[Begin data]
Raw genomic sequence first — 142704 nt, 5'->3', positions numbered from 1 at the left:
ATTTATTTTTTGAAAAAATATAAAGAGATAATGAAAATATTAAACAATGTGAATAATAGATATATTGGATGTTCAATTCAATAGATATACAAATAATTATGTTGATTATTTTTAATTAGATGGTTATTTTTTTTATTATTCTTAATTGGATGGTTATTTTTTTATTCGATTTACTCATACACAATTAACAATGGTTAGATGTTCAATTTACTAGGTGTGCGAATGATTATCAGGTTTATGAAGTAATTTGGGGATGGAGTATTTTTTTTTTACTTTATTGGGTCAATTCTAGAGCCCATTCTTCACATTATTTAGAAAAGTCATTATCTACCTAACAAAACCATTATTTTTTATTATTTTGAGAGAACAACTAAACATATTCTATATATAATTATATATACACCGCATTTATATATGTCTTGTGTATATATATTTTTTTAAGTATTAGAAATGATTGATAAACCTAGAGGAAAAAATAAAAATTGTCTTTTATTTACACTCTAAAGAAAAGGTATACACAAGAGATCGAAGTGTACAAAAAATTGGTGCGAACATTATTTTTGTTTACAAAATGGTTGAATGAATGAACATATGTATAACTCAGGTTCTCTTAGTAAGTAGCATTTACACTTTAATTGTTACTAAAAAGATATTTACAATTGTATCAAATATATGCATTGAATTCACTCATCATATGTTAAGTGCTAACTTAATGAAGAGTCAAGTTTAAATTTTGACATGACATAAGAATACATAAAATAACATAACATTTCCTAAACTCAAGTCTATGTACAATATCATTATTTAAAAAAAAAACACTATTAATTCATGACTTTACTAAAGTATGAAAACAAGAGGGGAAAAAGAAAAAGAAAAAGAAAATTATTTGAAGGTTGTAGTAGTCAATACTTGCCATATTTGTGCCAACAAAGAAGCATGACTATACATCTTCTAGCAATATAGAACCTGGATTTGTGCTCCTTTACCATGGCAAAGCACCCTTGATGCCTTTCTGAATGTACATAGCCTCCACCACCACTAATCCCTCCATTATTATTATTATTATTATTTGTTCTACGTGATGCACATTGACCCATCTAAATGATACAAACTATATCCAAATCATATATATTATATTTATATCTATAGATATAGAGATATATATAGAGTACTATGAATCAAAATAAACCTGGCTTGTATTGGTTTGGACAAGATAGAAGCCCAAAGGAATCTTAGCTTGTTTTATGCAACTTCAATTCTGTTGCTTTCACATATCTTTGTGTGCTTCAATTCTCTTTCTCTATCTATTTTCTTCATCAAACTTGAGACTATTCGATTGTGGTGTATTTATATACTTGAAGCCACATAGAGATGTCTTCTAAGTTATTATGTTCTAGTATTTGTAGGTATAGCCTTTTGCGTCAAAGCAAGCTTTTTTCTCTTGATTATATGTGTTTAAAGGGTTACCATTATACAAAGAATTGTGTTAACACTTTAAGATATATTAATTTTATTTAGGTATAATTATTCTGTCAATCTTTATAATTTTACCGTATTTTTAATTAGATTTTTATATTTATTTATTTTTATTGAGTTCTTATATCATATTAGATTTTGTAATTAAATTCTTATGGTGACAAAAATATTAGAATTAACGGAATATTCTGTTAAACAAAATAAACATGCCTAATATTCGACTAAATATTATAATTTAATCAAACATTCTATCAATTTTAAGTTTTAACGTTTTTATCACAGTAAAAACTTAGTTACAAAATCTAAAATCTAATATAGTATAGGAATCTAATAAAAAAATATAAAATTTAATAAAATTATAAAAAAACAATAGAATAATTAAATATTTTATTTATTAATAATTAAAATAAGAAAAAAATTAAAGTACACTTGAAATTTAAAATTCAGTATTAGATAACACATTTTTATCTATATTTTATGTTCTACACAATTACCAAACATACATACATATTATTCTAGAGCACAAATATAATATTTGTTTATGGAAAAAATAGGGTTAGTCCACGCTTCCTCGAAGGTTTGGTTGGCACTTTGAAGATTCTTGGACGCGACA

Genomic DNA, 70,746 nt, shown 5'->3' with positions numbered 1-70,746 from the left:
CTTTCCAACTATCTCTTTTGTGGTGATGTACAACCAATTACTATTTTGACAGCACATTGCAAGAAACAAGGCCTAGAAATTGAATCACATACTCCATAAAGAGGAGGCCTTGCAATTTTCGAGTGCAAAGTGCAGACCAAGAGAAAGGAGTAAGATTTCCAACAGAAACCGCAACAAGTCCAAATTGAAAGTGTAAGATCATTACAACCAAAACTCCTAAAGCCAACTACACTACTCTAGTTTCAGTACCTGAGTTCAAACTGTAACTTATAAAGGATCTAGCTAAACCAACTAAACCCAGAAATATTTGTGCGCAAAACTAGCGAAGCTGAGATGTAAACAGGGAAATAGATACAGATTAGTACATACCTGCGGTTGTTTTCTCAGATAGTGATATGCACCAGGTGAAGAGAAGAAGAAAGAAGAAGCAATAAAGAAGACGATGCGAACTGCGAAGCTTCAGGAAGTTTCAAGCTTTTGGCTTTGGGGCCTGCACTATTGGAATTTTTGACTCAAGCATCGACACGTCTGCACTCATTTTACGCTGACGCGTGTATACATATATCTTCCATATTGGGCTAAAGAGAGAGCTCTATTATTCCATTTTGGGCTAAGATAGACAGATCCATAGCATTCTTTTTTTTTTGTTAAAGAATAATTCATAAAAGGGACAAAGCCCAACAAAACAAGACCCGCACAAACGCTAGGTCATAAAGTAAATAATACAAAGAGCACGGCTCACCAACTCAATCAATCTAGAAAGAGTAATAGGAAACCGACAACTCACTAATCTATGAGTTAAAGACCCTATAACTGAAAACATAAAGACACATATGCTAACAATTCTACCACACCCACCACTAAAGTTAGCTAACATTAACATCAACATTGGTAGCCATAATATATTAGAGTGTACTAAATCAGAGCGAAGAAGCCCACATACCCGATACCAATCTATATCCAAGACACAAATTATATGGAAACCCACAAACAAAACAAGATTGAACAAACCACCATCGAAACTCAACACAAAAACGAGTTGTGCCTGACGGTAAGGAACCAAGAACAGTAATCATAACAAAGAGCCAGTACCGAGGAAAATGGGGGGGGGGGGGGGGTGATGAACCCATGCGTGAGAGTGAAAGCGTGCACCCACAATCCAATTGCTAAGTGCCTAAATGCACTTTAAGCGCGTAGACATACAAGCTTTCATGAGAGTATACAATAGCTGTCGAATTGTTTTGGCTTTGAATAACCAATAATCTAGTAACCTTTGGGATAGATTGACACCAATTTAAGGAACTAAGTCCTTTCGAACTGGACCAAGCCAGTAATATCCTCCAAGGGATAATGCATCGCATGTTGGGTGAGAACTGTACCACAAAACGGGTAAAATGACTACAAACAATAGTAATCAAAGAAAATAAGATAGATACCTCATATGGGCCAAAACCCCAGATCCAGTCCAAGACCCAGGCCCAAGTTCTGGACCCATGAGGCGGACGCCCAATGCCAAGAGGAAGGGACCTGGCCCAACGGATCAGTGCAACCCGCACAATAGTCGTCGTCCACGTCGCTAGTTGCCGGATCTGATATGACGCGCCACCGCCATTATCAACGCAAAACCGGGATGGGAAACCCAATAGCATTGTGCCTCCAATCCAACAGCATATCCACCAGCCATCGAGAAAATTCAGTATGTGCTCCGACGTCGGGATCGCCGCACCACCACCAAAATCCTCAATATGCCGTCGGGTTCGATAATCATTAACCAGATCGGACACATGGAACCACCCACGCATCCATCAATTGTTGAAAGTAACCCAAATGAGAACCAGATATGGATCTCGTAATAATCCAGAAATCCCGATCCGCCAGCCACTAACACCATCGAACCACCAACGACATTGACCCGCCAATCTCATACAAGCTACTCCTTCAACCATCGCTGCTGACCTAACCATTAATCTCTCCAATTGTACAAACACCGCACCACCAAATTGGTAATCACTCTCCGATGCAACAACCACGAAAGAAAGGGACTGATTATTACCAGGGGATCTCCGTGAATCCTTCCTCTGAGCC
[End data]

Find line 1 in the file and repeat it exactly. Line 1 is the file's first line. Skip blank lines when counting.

Raw genomic sequence first — 142704 nt, 5'->3', positions numbered from 1 at the left: